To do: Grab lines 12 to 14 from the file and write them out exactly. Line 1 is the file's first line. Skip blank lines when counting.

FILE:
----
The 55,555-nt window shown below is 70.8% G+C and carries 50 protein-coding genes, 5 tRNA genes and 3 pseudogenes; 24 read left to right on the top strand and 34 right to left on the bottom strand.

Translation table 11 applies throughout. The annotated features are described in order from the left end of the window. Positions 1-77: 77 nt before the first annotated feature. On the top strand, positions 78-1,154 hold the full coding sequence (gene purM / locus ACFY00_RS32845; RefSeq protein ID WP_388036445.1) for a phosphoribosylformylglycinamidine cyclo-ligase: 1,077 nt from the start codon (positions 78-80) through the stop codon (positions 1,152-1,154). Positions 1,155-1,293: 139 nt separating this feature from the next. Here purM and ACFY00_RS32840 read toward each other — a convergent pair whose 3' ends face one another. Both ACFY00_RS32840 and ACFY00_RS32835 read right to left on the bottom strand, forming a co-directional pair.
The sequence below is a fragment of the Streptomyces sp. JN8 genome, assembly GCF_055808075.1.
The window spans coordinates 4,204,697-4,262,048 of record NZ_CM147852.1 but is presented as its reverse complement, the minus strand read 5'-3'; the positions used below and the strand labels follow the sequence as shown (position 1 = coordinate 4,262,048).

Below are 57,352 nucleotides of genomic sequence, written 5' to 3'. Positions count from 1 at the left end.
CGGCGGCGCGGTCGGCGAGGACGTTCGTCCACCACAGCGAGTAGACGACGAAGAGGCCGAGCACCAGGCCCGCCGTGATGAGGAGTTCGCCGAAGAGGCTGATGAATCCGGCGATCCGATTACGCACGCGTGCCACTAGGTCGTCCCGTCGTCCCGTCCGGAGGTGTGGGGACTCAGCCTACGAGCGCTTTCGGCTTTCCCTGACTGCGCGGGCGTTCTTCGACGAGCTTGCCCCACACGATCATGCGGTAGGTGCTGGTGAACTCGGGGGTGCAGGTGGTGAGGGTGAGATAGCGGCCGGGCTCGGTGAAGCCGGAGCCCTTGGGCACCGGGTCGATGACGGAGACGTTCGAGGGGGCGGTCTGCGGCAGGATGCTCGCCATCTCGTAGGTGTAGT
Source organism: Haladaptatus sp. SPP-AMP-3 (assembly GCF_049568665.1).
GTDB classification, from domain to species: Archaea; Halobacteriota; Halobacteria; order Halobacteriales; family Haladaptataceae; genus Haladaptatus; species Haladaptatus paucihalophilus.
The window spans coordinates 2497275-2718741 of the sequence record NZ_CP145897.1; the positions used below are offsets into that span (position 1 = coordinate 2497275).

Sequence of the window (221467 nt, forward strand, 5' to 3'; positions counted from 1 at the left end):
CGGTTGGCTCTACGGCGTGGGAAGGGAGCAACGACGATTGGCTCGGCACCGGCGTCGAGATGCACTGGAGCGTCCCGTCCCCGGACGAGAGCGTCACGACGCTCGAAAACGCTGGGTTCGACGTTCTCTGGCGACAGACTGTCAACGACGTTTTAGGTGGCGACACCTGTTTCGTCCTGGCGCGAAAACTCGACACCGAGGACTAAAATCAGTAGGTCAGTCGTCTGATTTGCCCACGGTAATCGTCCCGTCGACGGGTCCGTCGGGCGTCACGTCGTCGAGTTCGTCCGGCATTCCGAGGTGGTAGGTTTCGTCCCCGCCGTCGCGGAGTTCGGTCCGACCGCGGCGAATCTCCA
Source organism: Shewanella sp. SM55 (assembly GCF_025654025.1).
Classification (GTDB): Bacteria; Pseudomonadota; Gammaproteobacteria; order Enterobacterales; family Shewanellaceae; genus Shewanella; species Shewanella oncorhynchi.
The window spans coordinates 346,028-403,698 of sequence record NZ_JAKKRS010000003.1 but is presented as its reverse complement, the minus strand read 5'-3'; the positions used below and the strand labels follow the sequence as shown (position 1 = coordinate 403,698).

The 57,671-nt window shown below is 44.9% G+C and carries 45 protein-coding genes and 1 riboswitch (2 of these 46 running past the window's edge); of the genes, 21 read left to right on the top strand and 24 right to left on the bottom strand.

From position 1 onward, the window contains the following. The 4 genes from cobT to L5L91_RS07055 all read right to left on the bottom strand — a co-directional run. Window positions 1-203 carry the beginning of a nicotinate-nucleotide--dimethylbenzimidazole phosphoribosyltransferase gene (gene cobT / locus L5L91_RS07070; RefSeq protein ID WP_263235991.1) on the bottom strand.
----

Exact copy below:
Source organism: Shewanella sp. SM55 (assembly GCF_025654025.1).
Classification (GTDB): Bacteria; Pseudomonadota; Gammaproteobacteria; order Enterobacterales; family Shewanellaceae; genus Shewanella; species Shewanella oncorhynchi.
The window spans coordinates 346,028-403,698 of sequence record NZ_JAKKRS010000003.1 but is presented as its reverse complement, the minus strand read 5'-3'; the positions used below and the strand labels follow the sequence as shown (position 1 = coordinate 403,698).